So, I never thought I'd write a post defending Joel Osteen ...
But, seriously, the floodgates of media unleashed against Joel Osteen, based on an unclear church statement and fanned by agenda-driven social media, tells me that we have a cultural problem. The fact that many Christians have joined in shows me it is a Christian problem. It's wrong in both cases, but disturbing to see some Christians joining in.
It seems some Christians hate Joel Osteen more than they love the truth. I'd expect that from the world, but I hoped for better in the church.
So we are clear, Osteen and I are not on the same page theologically. And I have serious problems with the prosperity gospel. Furthermore, his platitudes and lifestyle have not helped in this moment.
But do we have to join the deluge of hatred toward him for what is a questionable situation—at best?
In other words, I get people upset about Osteen's theology and approach to his work. But why are so many Christians joining in on spreading a false narrative about his actions in Houston?
Apparently, Osteen had canceled church on Sunday, and the church indicated (perhaps inarticulately) that the church was impassible. (They did not say it was flooded, though who needs to worry about facts when we hate someone, right?) The church directed their people, and presumably others, to take shelter with friends, family or at the George Brown Convention Center.
As the waters rose in Houston, social media spread the word that Lakewood Church, housed in a 16,800-seat arena, was turning people away who were seeking shelter.
Nope. They said that is not what happened.
Christians Join in Spreading a False Narrative
Fast forward 12 hours, and the facts began to surface that the church itself was flooded in a few sections. And Lakewood responded that only three people came for shelter, and they had all been helped.
So, well, maybe we might see that facts are our friends.
And just because you hate (or just have theological concerns with him) Osteen does not entitle you to your own set of facts.
I'm not saying they did not bungle their first statement. I am saying that a lot of Christians spread false statements. Let's let the world spread lies as we stand for truth.
Fact-checking sites such as snopes.com give mixed reviews and no clear answer on the amount of flooding at Lakewood. But that's not the main point.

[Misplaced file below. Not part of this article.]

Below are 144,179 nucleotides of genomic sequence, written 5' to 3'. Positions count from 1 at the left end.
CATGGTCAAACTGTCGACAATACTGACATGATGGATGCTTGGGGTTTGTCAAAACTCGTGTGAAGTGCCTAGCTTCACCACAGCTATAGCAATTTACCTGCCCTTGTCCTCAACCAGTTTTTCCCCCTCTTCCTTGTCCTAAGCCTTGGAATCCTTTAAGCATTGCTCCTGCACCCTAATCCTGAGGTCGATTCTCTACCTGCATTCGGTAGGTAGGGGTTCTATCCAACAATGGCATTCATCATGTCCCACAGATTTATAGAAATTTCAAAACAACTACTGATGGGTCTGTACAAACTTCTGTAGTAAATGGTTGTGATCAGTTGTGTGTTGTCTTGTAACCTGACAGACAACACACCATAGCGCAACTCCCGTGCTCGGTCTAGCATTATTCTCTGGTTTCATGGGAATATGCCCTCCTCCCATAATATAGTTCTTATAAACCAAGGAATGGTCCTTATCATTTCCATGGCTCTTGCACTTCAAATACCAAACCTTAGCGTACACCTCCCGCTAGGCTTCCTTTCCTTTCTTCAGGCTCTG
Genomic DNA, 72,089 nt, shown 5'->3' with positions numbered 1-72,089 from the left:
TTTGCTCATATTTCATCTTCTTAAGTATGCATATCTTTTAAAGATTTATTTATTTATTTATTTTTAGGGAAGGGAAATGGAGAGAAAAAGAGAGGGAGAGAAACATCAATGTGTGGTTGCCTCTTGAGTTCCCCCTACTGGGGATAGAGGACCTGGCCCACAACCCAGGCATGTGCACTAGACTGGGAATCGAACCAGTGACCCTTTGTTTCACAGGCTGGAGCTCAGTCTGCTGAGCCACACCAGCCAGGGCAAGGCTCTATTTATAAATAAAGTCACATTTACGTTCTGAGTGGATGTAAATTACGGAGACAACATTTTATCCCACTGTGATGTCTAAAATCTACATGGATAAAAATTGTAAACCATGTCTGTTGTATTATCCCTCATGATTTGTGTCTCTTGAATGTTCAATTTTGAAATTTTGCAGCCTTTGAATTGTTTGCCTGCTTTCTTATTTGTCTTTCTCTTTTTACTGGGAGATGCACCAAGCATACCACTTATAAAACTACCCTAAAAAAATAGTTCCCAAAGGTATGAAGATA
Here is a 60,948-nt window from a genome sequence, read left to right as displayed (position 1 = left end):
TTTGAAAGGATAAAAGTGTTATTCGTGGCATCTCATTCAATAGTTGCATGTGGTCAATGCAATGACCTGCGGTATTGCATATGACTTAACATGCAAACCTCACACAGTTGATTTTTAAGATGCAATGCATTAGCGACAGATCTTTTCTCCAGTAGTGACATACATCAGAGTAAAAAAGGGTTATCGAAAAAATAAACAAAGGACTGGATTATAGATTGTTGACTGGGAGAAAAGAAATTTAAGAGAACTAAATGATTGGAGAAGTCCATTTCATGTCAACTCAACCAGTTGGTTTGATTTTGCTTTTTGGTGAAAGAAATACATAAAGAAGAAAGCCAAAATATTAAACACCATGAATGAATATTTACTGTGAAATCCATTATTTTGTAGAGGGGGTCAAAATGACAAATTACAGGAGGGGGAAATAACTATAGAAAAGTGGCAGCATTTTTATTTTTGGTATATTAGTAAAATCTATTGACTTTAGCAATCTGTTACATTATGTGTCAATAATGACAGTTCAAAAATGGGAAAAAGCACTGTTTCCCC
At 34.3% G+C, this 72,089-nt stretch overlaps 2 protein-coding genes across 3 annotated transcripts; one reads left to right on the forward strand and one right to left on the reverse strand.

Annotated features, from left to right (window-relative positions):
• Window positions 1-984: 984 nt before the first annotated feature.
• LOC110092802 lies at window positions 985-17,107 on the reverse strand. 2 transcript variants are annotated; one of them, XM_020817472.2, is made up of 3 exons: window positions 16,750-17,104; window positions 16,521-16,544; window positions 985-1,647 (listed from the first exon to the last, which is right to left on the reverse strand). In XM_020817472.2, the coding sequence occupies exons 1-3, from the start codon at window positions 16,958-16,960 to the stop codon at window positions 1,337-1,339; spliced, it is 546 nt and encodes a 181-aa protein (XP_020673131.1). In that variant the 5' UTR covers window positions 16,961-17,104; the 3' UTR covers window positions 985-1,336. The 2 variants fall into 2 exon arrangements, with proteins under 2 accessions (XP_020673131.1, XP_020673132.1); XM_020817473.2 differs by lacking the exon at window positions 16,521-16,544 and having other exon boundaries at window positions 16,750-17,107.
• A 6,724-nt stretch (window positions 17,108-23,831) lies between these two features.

We may never know just how hard it would have been to organize a relief effort at a facility that has been prone to flooding in the past. Before Lakewood bought the building, it was the Compaq Center, where the Houston Rockets played. In past decades, the arena actually had been closed in really bad weather during the Rockets' glory days. The truth is that many were casting and spreading judgment about a situation that they could not possibly know in its entirety.
The response from many people spreading false information shows their character, not Osteen's.
The irony for some in this moment is clear: They hate Osteen because he distorts the truth—and then they do the same when they critique him with false information.
You don't have to appreciate Osteen, but you do need to care about the truth if you are going to post about it.
How should Christians handle this kind of media tidal wave?
It seems that the brother of Jesus had something to say about being quick to listen and slow to speak and slow to get enraged.
- Stop the selective listening. Let's face it. Many already hate Osteen, so they are hungry for a scandal. Here's the tough question: Are we hungry for a strategic or moral failure at Lakewood, too? As I mentioned above, I have serious thoughts about Osteen's theology. But I need not plug my ears so that I can't hear what is true.
- Speak without the rage. Some take to Twitter like a death-metal band. The screaming squeezes the logic out of our comments. When we dial back the emotion, we are also more likely to retract when we have been wrong.
- Tweet your retractions too. If we can learn anything from piling on at this time, it may be that saying sorry is something Christians should do well.
- Be silent. I waited to spill some ink on this topic. I had one thought at first. And another thought as the facts came out. What if I had piled on at the beginning? Or defended their decision too quickly? It has been best to be silent until there is something to say. And perhaps the best is to simply pull the plug.
Now, if only we could just pull the plug and drain the water out of Houston ... meanwhile, let's save our energies for praying and supporting relief efforts.
Ed Stetzer holds the Billy Graham Distinguished Chair of Church, Mission and Evangelism at Wheaton College, is executive director of the Billy Graham Center and publishes church leadership resources through Mission Group.
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